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Is your rental property’s EPC rating up to scratch – and is it legal?

Energy Performance Certificates (EPC) have been a legal requirement for most properties for sale or let since 2002. However, from April 2018, important changes to the EPC rules come into force that will substantially affect landlords’ obligations to meet the government’s Minimum Energy Efficiency Standard (MEES).

An EPC is prepared by a Domestic Energy Assessor after an inspection to collect information about the property’s energy use, typical energy costs, and recommendations on how energy efficiency could be improved. The Certificate awards the property an energy efficiency rating ranging from A to G (A – most efficient, G – least efficient) which is valid for 10 years.

From 1st April 2018, all residential lettings must have an EPC rating of E or higher, otherwise it will be an offence to rent them out. This will apply to both new and renewal tenancies, and any existing tenancies must comply by April 2020.

Older properties including stone cottages, Victorian and Edwardian homes are likely to be least energy efficient, having been built without the benefit of double glazing, cavity walls, underfloor and loft insulation. Historic and listed buildings may well be exempt from the new regulations, however it is up to the landlord to apply for an exemption and register on the National PRS Exemptions Register.

Exemptions notwithstanding, if your rental property has an EPC rating of F or G, you will be on notice that energy efficiency in the property must be improved before a new tenant can be signed up, or an existing tenant’s contract can be renewed.

There are a number of ways that improvements to your EPC can be achieved. Indeed, before the assessor comes to inspect the property, it’s a good idea to take a good look around and make as many energy efficiency improvements as you can, so that you can maximise the chances of obtaining the highest possible EPC rating. Here are the main issues you should address:

Loft Insulation

Insulating the roof space is the simplest and most cost effective way of reducing heating bills and saving energy. Loft insulation (glass or mineral wool) should be of at least 270mm depth, both between the joists and above, so that the joists themselves create a heat bridge, transferring heat to the air above.

If you have loft insulation but it was put in a long time ago, check that the depth is still adequate, and top it up if necessary. Grants may be available for free loft insulation, but do check eligibility criteria.

Wall Insulation

If the property has cavity walls, ensure that these are filled – uninsulated walls account for up to a whopping 1/3 of the heat lost in a home. Cavity wall insulation costs in the region of £300 for a flat but can achieve fuel bill savings of £70 per year. Government funding may be available. For properties with solid walls, insulation is applied internally by dry lining the walls using insulation boards, or by adding a layer of external insulation covered with cement or cladding, or a combination of both.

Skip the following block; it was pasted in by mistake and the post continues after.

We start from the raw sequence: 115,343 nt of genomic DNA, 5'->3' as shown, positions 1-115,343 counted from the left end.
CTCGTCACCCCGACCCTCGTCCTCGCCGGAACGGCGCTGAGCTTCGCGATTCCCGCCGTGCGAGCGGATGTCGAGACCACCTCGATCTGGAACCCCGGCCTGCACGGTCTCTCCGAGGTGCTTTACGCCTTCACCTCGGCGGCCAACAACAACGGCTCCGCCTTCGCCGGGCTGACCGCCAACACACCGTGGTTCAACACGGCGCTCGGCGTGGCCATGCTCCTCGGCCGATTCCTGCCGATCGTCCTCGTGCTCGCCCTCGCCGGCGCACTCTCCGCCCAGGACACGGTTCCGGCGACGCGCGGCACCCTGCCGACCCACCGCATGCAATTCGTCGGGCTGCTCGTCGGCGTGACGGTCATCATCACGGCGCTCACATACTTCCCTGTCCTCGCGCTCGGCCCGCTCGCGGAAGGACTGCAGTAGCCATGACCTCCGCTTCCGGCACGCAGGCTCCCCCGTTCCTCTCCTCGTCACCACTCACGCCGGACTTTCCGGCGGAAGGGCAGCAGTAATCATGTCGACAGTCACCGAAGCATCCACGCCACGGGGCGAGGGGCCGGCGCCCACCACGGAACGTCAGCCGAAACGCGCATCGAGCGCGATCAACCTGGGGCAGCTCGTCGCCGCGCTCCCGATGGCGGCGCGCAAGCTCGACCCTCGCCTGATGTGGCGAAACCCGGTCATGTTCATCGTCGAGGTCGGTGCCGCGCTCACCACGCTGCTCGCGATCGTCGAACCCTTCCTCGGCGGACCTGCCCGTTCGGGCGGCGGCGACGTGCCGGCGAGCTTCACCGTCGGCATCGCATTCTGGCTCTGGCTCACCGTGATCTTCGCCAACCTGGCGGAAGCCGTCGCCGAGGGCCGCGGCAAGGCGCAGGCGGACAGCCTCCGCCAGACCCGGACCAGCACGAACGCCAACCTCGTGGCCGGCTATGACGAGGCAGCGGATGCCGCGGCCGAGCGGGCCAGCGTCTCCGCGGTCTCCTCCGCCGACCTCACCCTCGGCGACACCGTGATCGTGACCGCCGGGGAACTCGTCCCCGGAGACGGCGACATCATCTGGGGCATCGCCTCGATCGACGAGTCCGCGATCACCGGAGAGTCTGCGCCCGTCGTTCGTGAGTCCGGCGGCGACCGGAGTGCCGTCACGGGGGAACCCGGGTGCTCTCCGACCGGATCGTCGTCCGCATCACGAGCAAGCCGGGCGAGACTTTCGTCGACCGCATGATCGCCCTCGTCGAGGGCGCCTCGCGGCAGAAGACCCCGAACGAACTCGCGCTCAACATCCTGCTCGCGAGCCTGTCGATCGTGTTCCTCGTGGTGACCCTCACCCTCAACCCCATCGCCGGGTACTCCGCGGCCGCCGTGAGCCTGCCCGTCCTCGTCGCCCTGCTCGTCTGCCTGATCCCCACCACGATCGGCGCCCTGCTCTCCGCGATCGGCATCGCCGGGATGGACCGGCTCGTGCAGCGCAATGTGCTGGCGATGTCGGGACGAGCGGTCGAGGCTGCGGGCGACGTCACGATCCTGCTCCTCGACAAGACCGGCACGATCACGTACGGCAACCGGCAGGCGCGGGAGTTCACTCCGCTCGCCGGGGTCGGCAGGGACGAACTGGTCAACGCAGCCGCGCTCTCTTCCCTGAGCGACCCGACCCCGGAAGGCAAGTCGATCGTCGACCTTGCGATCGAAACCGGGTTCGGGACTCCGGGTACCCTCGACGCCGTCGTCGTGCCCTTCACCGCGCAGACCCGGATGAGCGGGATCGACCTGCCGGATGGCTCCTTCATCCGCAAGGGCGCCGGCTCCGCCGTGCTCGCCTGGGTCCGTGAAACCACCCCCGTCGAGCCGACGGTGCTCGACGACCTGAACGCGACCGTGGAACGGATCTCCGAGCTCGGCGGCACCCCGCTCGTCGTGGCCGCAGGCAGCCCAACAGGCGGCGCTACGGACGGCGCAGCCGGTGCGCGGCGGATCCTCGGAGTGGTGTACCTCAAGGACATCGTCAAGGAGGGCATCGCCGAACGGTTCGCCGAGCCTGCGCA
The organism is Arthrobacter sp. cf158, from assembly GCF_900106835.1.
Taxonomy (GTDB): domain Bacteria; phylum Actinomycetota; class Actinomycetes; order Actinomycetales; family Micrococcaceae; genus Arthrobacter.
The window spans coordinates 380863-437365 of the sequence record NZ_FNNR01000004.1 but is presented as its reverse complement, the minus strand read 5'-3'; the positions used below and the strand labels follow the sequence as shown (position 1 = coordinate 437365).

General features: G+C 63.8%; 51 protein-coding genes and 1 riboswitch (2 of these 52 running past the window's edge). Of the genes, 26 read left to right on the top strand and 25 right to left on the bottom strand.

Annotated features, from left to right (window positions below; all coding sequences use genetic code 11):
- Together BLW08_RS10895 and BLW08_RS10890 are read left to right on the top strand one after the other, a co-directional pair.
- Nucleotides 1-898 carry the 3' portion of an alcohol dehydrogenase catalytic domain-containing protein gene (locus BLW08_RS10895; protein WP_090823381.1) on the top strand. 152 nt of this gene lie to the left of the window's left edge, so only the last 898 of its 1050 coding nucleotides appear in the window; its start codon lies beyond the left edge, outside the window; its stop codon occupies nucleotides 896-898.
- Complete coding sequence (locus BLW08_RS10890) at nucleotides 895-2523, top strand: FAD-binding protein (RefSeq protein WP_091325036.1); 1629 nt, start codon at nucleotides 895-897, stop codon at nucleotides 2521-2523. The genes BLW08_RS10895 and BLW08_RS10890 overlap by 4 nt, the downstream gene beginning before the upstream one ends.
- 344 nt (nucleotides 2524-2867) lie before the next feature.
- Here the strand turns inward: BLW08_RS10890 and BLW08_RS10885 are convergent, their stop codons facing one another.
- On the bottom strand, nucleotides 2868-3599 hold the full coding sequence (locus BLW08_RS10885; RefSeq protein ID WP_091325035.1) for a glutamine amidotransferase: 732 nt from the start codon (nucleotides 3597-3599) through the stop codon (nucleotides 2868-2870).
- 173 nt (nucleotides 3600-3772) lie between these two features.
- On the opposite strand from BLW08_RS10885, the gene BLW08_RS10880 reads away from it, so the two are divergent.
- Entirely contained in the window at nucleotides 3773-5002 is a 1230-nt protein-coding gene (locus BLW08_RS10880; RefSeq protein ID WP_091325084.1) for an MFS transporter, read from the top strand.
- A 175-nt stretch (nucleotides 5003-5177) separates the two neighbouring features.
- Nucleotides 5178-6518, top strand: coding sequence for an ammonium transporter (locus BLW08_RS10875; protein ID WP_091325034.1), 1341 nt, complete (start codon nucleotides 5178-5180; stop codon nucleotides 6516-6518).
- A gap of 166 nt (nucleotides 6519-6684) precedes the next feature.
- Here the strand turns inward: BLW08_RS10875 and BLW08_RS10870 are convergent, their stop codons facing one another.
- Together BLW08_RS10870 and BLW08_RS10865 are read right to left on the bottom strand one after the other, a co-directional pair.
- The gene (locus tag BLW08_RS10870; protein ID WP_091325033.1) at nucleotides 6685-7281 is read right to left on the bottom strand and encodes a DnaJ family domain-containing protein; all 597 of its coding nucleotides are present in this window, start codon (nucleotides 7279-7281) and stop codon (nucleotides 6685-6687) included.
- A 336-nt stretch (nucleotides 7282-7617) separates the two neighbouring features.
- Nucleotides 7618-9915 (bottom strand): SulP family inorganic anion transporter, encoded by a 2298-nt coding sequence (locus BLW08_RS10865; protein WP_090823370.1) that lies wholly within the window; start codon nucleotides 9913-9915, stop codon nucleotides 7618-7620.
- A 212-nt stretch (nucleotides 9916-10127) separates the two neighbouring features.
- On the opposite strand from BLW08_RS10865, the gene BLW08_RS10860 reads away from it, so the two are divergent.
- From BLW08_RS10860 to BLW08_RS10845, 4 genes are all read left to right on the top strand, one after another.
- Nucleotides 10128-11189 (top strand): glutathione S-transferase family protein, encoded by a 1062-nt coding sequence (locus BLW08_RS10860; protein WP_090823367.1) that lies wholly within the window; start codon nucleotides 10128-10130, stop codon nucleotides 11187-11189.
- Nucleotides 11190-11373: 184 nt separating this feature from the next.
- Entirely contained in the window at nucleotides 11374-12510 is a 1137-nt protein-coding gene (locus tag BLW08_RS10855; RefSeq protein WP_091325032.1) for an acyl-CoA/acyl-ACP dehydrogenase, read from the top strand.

Double Glazing

Energy efficient glazing has a big impact on how much energy is needed to heat the propertys. Replacing single glazed windows with double glazed or triple glazed units may seem like a large initial investment, but the long-term benefits are undeniable. There’s a wide choice of styles available to complement or even enhance the look of your home. If money is tight, you could consider fitting secondary glazing, or at the very least fit heavier curtains.

Central Heating

Central heating boilers account for about 60% of the carbon dioxide emissions in a gas centrally heated home. An old and inefficient boiler could be adding substantially to your tenant’s energy bills. Check your existing boiler’s energy efficiency rating (A-G) and if yours is at the lower end of the scale, it could be time for a boiler replacement. Yes, it’s a big expense, but the long-term energy savings could be dramatic. To save more energy, even with an old boiler, make sure you fit a central heating programme controller, room thermostats and individual thermostatic radiator valves (TRVs).


Review all the property’s light fittings to see if they are energy efficient. Replace any non-low energy lighting or halogen bulbs with low energy lighting (LELs) or light emitting diodes (LEDs) that are simple and inexpensive to introduce.

Draught Proofing

Close fitting doors and windows will reduce draughts and cooling airflows, leading to a significant reduction in energy loss and heating bills. It’s worth pointing out that the EPC rating only takes permanent improvements into account. Quick fix draught excluders may offer a temporary solution but they won’t make any difference to your EPC – a permanent answer to draught and air leakage will need to be fitted.

Renewables technologies

Many homeowners take a keen interest in renewable energy solutions to cut their power consumption. These new technologies include solar thermal power and solar photovoltaic installations, biomass boilers and ground source heat pumps that can be up to 20 times for energy efficient and transform the way the home is heated. While these are capital projects with long pay-back periods, renewable technologies are incentivised via government backed and guaranteed Feed-In Tariffs (FITs) that will help you save money in the long run.

Source: Dakota Murphey, 12 March 2018

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